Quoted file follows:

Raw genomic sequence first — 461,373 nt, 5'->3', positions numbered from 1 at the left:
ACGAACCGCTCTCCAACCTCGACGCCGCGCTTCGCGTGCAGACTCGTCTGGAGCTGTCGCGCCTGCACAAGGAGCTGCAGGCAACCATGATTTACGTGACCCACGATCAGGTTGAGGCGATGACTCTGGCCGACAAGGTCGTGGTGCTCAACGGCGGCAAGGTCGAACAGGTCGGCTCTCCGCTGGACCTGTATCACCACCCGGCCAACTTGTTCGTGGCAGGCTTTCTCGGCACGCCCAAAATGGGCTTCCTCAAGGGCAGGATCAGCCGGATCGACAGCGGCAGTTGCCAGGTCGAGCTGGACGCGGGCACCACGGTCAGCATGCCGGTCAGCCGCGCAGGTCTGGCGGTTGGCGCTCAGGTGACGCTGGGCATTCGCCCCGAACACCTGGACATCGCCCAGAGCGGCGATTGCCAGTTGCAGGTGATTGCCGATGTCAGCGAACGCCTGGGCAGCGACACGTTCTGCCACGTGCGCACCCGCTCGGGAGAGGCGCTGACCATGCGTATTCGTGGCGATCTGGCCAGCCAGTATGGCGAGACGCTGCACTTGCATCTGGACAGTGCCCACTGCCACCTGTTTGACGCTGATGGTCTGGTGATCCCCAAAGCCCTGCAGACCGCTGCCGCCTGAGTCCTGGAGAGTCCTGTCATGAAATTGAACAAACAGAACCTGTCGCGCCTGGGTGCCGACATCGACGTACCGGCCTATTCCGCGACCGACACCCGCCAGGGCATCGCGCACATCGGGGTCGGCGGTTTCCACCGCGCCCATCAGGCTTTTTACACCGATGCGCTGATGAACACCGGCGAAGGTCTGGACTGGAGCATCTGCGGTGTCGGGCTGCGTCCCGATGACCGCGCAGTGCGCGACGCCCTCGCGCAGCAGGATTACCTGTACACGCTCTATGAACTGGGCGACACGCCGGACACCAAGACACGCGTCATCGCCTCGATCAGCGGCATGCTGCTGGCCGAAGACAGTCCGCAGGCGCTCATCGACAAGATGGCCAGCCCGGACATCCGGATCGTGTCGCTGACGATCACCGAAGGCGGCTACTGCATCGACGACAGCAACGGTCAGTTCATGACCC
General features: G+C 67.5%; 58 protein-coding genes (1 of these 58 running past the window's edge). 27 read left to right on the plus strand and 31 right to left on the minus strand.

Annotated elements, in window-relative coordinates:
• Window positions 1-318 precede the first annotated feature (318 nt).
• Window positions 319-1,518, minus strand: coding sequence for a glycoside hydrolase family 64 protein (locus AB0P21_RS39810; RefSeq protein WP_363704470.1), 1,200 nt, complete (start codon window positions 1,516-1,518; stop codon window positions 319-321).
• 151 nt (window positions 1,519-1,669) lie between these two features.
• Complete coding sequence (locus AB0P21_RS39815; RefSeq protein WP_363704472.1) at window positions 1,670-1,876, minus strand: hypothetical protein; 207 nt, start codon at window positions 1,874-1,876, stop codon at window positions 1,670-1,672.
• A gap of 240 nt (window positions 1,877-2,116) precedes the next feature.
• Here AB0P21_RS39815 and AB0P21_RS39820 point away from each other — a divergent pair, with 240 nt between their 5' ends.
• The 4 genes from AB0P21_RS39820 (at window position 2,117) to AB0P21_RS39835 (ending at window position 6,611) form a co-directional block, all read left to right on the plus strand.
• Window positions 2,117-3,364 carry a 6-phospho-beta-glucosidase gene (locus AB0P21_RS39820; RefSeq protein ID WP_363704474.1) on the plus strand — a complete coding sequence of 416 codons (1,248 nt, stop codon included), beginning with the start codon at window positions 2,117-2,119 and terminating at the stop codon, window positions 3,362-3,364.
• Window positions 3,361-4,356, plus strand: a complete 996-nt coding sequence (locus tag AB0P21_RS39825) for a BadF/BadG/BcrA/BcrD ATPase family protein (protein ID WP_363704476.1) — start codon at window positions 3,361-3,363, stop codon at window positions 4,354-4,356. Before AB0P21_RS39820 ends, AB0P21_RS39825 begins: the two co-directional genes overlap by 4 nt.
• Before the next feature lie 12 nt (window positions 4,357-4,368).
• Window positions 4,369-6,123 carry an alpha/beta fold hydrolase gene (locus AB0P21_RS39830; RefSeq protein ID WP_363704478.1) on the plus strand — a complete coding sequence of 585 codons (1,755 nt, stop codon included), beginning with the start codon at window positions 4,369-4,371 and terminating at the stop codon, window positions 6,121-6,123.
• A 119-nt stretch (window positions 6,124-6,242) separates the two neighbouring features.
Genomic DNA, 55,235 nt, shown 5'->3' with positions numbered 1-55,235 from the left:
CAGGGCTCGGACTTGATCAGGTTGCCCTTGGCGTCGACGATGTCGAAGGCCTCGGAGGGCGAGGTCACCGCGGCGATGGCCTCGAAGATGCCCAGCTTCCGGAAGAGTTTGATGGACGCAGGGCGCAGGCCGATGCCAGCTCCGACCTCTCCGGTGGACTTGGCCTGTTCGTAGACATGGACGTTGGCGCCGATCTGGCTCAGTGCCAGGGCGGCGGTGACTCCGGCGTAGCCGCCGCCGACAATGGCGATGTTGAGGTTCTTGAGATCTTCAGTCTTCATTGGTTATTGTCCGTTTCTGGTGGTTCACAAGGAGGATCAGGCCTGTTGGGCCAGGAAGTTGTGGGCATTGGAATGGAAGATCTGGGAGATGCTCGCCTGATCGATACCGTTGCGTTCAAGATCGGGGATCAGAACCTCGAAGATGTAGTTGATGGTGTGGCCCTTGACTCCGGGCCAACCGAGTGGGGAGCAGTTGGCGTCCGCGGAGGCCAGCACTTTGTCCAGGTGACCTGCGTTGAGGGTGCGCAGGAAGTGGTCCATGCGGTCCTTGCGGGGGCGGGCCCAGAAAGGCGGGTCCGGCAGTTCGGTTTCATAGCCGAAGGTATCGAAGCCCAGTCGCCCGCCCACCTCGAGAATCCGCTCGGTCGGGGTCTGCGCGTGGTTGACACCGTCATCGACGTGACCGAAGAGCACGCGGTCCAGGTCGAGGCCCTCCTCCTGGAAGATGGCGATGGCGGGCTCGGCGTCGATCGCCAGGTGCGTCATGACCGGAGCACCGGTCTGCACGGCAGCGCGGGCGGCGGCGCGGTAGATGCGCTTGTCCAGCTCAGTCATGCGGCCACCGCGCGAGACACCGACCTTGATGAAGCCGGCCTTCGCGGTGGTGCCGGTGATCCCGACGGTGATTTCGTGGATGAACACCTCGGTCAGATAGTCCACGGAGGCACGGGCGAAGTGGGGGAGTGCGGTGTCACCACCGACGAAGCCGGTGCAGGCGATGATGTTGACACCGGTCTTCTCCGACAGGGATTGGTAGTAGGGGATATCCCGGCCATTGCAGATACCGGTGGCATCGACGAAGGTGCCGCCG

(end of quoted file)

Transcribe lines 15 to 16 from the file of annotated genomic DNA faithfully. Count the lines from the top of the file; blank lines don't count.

• Window positions 4,369-6,123 carry an alpha/beta fold hydrolase gene (locus AB0P21_RS39830; RefSeq protein ID WP_363704478.1) on the plus strand — a complete coding sequence of 585 codons (1,755 nt, stop codon included), beginning with the start codon at window positions 4,369-4,371 and terminating at the stop codon, window positions 6,121-6,123.
• A 119-nt stretch (window positions 6,124-6,242) separates the two neighbouring features.